On the possession with intent to deliver, Court considers that Charge for sentencing purposes to be merged into the delivery of a controlled substance charge.
The record will indicate that both of those charges are contained in Information 1995 of 1979, the first count being possession with intent to deliver a controlled substance and the second count, delivery of a controlled substance.
On Information 1996 of 1979, theft by deception, Defendant is ordered to undergo imprisonment at Luzerne County Prison a minimum of two years and a maximum of four years; Defendant is ordered to pay costs of prosecution.
On the theft by deception, Defendant is also ordered to pay restitution which Court recalls is a total of $1,200.00
MR. GILLESPIE: $700.00 in 1996 and $500.00 in 1995.
THE COURT: Thank you. So that the record is clear, on 1996 of 1979, Defendant is ordered to make restitution on the losses of the victim and--strike that. Restitution in the amount of $700.00.
In 1995, the Defendant is to make restitution in the amount of $500.00.
So that there is no misunderstanding, restitution on each of the Informations, 1995 of '79 and 1996 of '79--the sentences are on 1995 of '79, second count, delivery of a controlled substance, minimum one and a half years, maximum three years, Luzerne County Prison.
On 1996, minimum two years, maximum four years in Luzerne County Prison.
Each of those sentences is to run concurrent with the other. Both of those sentences are to run consecutive to the sentence now being served.
So that there's completely no doubt whatsoever of the Court's sentencing, delivery of a controlled substance, second count, 1995 of 1979, minimum one and a half years, maximum three years, Luzerne County Prison; plus costs; plus restitution.
Theft by deception, 1996 of 1979, minimum two years, maximum four years; plus costs; plus restitution.
The sentence on each of those Informations is to run concurrent. The sentences on both of those Informations are to run consecutive to the sentence now being served, which means the time will be served on 1995 and 1996 together, but that time doesn't begin to be served until the sentence presently being served by the Defendant is complete.
Any questions, gentlemen?
MR. GILLESPIE: None, sir.
THE COURT: The reasons for the sentence are as follows: The severity and nature of the charge and the manner in which the crimes were committed; the contents of the Presentence Investigation indicating the Defendant's prior criminal conduct.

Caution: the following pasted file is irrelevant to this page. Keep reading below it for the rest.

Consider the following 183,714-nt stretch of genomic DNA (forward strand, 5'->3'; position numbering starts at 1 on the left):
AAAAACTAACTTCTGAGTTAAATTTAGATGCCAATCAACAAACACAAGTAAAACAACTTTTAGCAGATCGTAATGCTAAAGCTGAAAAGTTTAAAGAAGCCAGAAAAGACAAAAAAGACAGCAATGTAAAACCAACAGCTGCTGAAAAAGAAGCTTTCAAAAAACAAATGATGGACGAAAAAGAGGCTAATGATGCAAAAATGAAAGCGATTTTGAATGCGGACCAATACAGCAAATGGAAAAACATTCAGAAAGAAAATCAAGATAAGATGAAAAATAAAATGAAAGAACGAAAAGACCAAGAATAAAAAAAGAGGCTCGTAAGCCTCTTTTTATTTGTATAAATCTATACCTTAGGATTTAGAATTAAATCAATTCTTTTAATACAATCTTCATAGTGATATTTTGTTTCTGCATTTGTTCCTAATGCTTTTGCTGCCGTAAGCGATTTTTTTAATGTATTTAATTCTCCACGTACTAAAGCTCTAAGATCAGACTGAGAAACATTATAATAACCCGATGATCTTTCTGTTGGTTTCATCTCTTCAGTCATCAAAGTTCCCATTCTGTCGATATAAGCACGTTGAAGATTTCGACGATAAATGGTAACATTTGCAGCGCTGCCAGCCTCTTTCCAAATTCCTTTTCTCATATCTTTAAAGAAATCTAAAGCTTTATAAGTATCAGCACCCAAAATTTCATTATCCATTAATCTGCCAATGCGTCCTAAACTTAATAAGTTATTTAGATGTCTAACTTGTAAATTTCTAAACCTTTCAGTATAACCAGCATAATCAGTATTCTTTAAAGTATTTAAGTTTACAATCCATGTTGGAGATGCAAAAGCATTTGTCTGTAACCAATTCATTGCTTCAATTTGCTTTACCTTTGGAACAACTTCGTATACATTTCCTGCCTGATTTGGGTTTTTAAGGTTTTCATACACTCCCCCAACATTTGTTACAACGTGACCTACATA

The Court also states as a reason that to allow this Defendant to be on the street selling drugs would be a severe hazard and harm to the community.
The court also specifically finds that incarceration is absolutely necessary because of the nature of the crimes and the background of the Defendant.
Sentencing Transcript at 5-8.
From the judgment of sentence this appeal followed.*fn1
The appellant in this case was sentenced well within the statutory maximum.
What we said recently in Commonwealth v. Zimmerman, 282 Pa. Super. 286, 422 A.2d 1119 (1980) (Opinion by Judge Hoffman) is pertinent here.
Appellant contends that his sentence was excessive and not sufficiently supported by a statement of reasons. We disagree. Appellant was sentenced to three-and-one-half-to-seven years imprisonment, finded $35,000.00, and charged costs for his four violations of the Controlled Substance, Drug, Device and Cosmetic Act. That sentence is within the limits established by the Act and we do not find it excessive. Id., § 13(b)-(h), 35 P.S. § 780-113(b)-(h). In Commonwealth v. Martin, 466 Pa. 118, 133, 351 A.2d 650, 658 (1976), the Supreme Court stated that the individualized determination inherent in the sentencing process required, at the minimum, a consideration of the particular circumstances of the offense and the character of the defendant. See also Commonwealth v. Riggins, 474 Pa. 115, 377 A.2d 140 (1977). In Commonwealth v. Pauze, 265 Pa. Super. 155, 158, 401 A.2d 848, 849 (1979), this Court noted that great deference is to be given to the trial court's discretion in sentencing, and that the reasons therefor must be set out in the record so that a determination can be made that discretion was, in fact, exercised.
Id. at , 422 A.2d at 1125.
Our review of the record reveals that the lower court complied with the mandates of Martin and Riggins. The sentencing colloquy amply shows that the lower court was aware of appellant's background information and gave long and deliberate consideration to the details.
Judgment of sentence affirmed.